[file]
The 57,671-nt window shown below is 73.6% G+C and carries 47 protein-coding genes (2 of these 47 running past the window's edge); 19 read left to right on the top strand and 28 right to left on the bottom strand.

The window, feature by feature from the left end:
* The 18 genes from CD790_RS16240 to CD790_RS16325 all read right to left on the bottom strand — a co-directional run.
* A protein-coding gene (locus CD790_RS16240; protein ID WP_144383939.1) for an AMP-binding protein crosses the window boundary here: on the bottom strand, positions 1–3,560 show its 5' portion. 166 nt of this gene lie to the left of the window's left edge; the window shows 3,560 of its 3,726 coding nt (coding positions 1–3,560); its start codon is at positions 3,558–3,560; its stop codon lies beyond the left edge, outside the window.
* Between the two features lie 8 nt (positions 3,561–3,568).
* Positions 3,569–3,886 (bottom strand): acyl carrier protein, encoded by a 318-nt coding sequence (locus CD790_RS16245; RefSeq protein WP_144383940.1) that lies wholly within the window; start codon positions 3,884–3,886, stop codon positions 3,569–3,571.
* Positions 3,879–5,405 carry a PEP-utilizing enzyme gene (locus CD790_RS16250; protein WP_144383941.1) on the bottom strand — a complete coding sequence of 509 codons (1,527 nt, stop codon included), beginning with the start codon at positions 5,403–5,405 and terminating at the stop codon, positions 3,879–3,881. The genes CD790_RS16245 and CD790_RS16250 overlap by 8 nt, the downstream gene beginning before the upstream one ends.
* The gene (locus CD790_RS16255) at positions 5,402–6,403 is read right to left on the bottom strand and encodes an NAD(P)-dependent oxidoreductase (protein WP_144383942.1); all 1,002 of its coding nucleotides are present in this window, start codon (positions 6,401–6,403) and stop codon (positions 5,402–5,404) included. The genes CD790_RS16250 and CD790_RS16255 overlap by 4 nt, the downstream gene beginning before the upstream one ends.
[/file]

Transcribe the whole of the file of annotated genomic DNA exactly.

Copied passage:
The 57,671-nt window shown below is 73.6% G+C and carries 47 protein-coding genes (2 of these 47 running past the window's edge); 19 read left to right on the top strand and 28 right to left on the bottom strand.

The window, feature by feature from the left end:
* The 18 genes from CD790_RS16240 to CD790_RS16325 all read right to left on the bottom strand — a co-directional run.
* A protein-coding gene (locus CD790_RS16240; protein ID WP_144383939.1) for an AMP-binding protein crosses the window boundary here: on the bottom strand, positions 1–3,560 show its 5' portion. 166 nt of this gene lie to the left of the window's left edge; the window shows 3,560 of its 3,726 coding nt (coding positions 1–3,560); its start codon is at positions 3,558–3,560; its stop codon lies beyond the left edge, outside the window.
* Between the two features lie 8 nt (positions 3,561–3,568).
* Positions 3,569–3,886 (bottom strand): acyl carrier protein, encoded by a 318-nt coding sequence (locus CD790_RS16245; RefSeq protein WP_144383940.1) that lies wholly within the window; start codon positions 3,884–3,886, stop codon positions 3,569–3,571.
* Positions 3,879–5,405 carry a PEP-utilizing enzyme gene (locus CD790_RS16250; protein WP_144383941.1) on the bottom strand — a complete coding sequence of 509 codons (1,527 nt, stop codon included), beginning with the start codon at positions 5,403–5,405 and terminating at the stop codon, positions 3,879–3,881. The genes CD790_RS16245 and CD790_RS16250 overlap by 8 nt, the downstream gene beginning before the upstream one ends.
* The gene (locus CD790_RS16255) at positions 5,402–6,403 is read right to left on the bottom strand and encodes an NAD(P)-dependent oxidoreductase (protein WP_144383942.1); all 1,002 of its coding nucleotides are present in this window, start codon (positions 6,401–6,403) and stop codon (positions 5,402–5,404) included. The genes CD790_RS16250 and CD790_RS16255 overlap by 4 nt, the downstream gene beginning before the upstream one ends.